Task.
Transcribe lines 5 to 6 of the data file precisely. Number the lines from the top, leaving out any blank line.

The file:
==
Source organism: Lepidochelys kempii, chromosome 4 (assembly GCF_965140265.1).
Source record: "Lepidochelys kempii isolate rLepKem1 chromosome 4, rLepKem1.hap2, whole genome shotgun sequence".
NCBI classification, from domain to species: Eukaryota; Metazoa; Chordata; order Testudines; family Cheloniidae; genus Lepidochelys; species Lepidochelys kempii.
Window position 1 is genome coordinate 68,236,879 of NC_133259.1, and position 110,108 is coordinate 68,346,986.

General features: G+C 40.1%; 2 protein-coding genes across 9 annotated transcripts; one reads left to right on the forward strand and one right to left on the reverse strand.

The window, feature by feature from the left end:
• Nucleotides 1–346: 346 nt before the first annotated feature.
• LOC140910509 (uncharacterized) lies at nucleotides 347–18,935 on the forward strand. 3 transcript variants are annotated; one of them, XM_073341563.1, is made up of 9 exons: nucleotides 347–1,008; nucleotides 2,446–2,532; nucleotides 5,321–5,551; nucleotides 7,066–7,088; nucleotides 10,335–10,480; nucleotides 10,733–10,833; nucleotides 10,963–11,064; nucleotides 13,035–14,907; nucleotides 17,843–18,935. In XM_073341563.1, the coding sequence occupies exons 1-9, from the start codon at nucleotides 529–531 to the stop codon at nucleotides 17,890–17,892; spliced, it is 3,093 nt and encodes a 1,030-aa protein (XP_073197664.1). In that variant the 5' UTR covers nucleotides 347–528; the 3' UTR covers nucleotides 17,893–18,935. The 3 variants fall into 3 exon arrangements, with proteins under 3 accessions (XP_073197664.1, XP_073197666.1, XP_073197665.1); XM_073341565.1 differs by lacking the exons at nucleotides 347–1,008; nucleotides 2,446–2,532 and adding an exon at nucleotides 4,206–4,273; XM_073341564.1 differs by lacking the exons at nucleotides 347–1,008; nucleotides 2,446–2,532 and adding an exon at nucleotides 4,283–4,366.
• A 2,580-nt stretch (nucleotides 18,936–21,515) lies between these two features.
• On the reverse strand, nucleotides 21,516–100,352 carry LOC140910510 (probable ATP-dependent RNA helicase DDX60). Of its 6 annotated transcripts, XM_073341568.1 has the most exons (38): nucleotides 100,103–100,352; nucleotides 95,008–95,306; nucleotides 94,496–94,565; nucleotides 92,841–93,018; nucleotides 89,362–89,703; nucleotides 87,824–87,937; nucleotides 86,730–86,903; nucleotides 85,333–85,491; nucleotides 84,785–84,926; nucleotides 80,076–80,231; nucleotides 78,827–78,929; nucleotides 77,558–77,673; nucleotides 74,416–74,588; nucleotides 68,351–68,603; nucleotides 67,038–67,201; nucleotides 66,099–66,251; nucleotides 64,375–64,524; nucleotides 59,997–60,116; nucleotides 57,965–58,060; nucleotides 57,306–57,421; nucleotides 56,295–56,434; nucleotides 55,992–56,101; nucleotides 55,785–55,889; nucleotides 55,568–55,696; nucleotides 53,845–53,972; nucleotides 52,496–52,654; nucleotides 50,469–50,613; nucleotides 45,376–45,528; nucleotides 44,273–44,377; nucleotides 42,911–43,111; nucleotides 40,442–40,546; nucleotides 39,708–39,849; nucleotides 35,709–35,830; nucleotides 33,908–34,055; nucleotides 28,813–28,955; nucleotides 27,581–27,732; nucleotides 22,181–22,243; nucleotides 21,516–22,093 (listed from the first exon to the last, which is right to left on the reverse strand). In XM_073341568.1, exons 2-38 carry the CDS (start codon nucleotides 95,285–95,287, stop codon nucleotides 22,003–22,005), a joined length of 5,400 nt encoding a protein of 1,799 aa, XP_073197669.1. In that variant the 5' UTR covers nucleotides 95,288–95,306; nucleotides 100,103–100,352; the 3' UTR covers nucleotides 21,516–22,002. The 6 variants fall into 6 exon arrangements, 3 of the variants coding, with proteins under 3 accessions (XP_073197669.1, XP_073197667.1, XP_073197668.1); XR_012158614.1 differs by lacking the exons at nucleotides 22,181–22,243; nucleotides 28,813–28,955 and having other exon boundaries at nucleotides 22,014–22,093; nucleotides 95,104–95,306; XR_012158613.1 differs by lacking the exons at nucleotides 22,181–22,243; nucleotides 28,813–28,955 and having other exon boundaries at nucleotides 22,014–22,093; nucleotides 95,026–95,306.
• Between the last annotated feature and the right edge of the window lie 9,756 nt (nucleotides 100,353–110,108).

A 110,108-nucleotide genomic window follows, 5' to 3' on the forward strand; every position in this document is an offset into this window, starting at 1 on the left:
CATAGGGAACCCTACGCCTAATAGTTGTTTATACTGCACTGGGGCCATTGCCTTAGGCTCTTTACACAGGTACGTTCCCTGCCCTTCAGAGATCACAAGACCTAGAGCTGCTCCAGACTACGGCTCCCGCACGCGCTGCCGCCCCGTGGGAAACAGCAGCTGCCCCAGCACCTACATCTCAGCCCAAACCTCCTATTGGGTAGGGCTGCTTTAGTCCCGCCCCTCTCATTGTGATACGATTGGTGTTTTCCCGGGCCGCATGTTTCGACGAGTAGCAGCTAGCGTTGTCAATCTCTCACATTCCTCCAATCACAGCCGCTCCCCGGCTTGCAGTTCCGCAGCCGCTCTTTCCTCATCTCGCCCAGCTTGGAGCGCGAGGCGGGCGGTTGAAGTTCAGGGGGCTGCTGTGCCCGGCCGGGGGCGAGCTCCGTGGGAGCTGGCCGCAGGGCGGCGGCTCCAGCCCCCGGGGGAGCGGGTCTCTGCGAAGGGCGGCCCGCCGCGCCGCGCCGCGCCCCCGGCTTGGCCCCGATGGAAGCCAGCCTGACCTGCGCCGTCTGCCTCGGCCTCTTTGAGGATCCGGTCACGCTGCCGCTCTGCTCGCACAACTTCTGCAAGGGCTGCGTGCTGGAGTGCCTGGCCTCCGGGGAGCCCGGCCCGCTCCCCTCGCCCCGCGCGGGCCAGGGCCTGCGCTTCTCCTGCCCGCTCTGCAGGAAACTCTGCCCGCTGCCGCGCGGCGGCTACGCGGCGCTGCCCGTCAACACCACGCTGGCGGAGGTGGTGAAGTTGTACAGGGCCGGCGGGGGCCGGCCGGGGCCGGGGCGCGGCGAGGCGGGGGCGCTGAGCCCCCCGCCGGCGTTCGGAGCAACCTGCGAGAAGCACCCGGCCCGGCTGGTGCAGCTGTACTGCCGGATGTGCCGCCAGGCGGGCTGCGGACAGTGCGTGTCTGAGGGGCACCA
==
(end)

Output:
General features: G+C 40.1%; 2 protein-coding genes across 9 annotated transcripts; one reads left to right on the forward strand and one right to left on the reverse strand.

The window, feature by feature from the left end: